My testimony this morning will concentrate on stored value cards and other types of so called electronic cash, because they seem to raise the most challenging public policy issues. In particular, depending on their design, they could amount to a new financial instrument, an electronic version of privately issued currency. But even the concept of private currency is, of course, not entirely new. Travelers [sic] checks are familiar to everyone. And in the 19th century, the United States had considerable experience, not always happy experience, with privately issued bank notes. But widespread use of private electronic currency would certainly raise a number of policy questions. On behalf of the entire Board, I want to state clearly at the outset that the Federal Reserve has not the slightest desire to inhibit the evolution of this emerging industry by regulation. On the contrary, the Board encourages innovations in payments technologies that benefit consumers and businesses.
Vice Chairman Blinder wondered “whether the Federal Government should issue its own electronic currency” in order to “probably stem seigniorage losses and provide a riskless electronic payment product for consumers. In addition, should the industry turn out to be a natural monopoly, dominated by a single provider, either regulation or government provision might be an appropriate policy response.”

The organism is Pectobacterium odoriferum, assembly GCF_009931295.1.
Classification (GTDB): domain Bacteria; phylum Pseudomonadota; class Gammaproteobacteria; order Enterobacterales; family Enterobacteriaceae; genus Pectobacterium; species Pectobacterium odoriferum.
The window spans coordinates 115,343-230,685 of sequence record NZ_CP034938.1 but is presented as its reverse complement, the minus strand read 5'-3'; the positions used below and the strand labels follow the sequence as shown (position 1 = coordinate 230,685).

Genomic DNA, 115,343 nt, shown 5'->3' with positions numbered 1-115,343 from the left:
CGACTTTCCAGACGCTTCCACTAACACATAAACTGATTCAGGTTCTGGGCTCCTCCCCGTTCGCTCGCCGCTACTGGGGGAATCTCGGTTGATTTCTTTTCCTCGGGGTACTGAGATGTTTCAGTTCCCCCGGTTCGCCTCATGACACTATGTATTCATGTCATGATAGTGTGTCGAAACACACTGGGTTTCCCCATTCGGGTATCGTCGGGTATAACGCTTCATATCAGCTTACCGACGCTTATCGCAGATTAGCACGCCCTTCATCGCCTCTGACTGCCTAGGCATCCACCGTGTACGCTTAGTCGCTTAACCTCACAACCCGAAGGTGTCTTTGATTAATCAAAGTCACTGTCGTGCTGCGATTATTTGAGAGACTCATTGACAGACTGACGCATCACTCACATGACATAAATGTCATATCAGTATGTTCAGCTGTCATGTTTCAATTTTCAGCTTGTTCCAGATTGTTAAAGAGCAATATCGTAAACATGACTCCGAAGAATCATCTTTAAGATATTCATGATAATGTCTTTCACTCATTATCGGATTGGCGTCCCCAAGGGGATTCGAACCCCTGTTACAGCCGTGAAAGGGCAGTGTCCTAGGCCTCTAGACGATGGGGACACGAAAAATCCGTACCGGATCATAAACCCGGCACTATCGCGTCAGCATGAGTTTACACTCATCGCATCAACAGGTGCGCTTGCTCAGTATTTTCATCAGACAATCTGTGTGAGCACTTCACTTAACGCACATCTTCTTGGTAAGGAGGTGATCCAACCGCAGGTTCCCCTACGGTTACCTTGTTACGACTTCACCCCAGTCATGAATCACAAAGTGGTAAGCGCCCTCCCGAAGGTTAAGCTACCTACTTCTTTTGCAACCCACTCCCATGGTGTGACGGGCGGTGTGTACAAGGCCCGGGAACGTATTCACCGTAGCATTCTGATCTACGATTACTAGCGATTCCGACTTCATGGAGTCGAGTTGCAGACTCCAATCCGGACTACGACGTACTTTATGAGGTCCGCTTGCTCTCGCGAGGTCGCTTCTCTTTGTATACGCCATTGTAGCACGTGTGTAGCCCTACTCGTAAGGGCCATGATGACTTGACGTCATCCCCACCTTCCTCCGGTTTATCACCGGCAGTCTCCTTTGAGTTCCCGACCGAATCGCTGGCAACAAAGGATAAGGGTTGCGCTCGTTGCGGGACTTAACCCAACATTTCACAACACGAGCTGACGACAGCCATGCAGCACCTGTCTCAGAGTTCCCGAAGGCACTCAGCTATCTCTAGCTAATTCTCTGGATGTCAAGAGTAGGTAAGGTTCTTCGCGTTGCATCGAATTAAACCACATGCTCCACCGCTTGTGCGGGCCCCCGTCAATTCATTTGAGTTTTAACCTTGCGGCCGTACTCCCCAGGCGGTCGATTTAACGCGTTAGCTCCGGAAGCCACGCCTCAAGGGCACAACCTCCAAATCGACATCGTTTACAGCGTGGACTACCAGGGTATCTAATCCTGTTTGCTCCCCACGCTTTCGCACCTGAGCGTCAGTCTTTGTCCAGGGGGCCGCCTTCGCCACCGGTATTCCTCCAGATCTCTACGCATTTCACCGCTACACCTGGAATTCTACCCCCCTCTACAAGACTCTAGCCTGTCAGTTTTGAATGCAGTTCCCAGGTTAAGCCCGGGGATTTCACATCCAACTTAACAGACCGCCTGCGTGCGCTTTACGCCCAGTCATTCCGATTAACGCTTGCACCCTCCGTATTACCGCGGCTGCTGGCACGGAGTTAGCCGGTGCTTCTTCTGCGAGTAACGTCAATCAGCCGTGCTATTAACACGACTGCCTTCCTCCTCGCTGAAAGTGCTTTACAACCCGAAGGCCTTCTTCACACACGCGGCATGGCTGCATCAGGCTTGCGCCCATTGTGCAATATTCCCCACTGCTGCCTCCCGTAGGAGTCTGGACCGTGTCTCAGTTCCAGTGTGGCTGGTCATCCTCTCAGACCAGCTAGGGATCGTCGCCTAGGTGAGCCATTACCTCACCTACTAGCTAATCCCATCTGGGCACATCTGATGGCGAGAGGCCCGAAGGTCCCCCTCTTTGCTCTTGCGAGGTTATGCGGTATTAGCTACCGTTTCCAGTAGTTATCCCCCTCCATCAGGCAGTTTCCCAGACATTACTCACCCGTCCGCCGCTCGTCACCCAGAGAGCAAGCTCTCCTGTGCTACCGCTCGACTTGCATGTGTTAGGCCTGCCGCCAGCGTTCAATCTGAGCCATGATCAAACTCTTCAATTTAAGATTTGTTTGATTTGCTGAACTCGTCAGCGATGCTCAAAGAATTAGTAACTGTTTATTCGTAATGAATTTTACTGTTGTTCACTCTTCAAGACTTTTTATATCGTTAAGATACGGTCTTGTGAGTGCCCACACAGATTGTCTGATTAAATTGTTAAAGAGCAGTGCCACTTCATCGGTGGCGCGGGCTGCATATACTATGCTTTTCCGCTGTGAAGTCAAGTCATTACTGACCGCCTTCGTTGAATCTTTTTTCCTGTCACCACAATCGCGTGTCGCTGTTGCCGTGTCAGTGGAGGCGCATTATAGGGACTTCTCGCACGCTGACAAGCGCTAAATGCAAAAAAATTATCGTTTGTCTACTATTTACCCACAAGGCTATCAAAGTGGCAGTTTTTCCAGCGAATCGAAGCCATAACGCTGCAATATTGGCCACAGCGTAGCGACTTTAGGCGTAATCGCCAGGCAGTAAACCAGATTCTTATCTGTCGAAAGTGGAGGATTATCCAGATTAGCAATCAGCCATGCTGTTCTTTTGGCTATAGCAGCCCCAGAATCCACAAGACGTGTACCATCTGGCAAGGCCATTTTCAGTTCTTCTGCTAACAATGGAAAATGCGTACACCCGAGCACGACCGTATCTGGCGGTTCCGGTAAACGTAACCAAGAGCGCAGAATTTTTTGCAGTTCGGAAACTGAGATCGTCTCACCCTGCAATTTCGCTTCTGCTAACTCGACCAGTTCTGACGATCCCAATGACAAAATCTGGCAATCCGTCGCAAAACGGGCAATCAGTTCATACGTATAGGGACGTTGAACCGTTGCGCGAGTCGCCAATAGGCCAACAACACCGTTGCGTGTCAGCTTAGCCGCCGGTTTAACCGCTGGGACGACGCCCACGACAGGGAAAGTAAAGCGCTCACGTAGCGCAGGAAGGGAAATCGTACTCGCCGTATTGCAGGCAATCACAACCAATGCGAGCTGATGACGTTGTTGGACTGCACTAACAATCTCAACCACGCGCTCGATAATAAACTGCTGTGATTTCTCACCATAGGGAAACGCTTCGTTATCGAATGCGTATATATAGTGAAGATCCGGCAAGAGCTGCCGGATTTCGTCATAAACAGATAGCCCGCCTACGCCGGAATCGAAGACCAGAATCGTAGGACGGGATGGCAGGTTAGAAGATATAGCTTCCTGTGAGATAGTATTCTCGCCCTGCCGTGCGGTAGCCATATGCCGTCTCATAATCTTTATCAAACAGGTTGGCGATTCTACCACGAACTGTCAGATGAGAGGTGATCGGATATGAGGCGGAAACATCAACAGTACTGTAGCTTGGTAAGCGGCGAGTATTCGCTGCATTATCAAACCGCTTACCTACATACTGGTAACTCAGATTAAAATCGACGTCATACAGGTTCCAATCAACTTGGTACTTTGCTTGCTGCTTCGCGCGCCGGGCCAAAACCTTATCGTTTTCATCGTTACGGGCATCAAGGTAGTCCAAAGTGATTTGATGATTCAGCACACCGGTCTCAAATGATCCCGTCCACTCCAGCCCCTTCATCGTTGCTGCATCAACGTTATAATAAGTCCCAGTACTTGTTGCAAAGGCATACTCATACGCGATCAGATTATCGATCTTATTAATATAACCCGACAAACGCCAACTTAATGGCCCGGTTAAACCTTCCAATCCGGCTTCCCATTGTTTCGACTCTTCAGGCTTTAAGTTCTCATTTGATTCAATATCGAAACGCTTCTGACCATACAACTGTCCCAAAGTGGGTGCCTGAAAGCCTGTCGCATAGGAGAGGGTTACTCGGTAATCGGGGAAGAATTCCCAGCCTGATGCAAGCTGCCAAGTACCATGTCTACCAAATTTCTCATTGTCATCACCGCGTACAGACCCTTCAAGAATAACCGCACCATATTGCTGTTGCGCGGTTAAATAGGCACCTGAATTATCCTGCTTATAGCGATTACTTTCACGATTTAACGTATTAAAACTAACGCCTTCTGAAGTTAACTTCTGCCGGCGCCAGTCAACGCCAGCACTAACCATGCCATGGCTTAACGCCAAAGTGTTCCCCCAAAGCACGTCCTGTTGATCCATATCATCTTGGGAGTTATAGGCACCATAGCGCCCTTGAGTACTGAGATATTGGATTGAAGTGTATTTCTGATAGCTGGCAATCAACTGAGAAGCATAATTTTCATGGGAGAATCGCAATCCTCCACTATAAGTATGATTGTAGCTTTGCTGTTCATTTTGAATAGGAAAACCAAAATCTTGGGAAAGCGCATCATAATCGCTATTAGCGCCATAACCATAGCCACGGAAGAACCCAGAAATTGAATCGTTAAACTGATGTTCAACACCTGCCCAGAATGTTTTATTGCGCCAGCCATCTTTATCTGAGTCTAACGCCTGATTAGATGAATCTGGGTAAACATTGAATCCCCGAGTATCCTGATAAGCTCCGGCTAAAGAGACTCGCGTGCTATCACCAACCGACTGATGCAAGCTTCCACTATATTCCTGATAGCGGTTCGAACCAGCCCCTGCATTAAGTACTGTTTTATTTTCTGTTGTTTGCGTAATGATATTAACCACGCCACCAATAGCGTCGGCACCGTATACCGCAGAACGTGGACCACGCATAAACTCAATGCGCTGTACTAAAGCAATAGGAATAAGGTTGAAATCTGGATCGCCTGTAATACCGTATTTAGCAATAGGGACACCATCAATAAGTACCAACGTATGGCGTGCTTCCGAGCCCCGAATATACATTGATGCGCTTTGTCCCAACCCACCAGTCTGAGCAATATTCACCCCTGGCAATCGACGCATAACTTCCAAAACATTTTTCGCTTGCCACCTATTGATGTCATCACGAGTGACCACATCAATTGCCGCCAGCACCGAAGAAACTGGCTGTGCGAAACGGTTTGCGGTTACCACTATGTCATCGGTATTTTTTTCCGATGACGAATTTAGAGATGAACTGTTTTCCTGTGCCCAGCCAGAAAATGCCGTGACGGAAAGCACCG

The issues of privacy and risk of distrust of government were not addressed. These issues, however, have continually exercised the public. Szabo  proposed “smart contracts”, a mechanism to “combine protocols with user interfaces to formalize and secure relationships over computer networks”. The mechanism was founded on “legal principles, economic theory, and theories of reliable and secure protocols”. Szabo  followed his earlier discussion with “digital bearer certificates” conjoining digital cash and distributed (computing and informational) capabilities. All these are building blocks of cryptocurrencies and E programming language(5). Szabo  released a well-developed concept of digital currency and mechanism of decentralized (distributed) control for “bit gold” which in general is considered the precursor of bitcoin.
 Harrison, A. (1967) The Problem of Privacy in the Computer Age: An Annotated Bibliography, I. Rand Corp, Santa Monica.
 Harrison, A. (1969) The Problem of Privacy in the Computer Age: An Annotated Bibliography, II. Rand Corp, Santa Monica.
 Hunt, M.K., and Turn, R. (1974) Privacy and Security in Databank Systems: An Annotated Bibliography, 1970-1973. Rand Corp, Santa Monica.
 Armer, P. (1968) Privacy Aspects of the Cashless and Checkless Society (Testimony before the Senate Subcommittee on Administrative Practice and Procedure). Rand Corp, Santa Monica, Document Number: P-3822.
 Oettinger, A. (1964) Proceedings of the National Automation Conference, American Bankers Association, New York.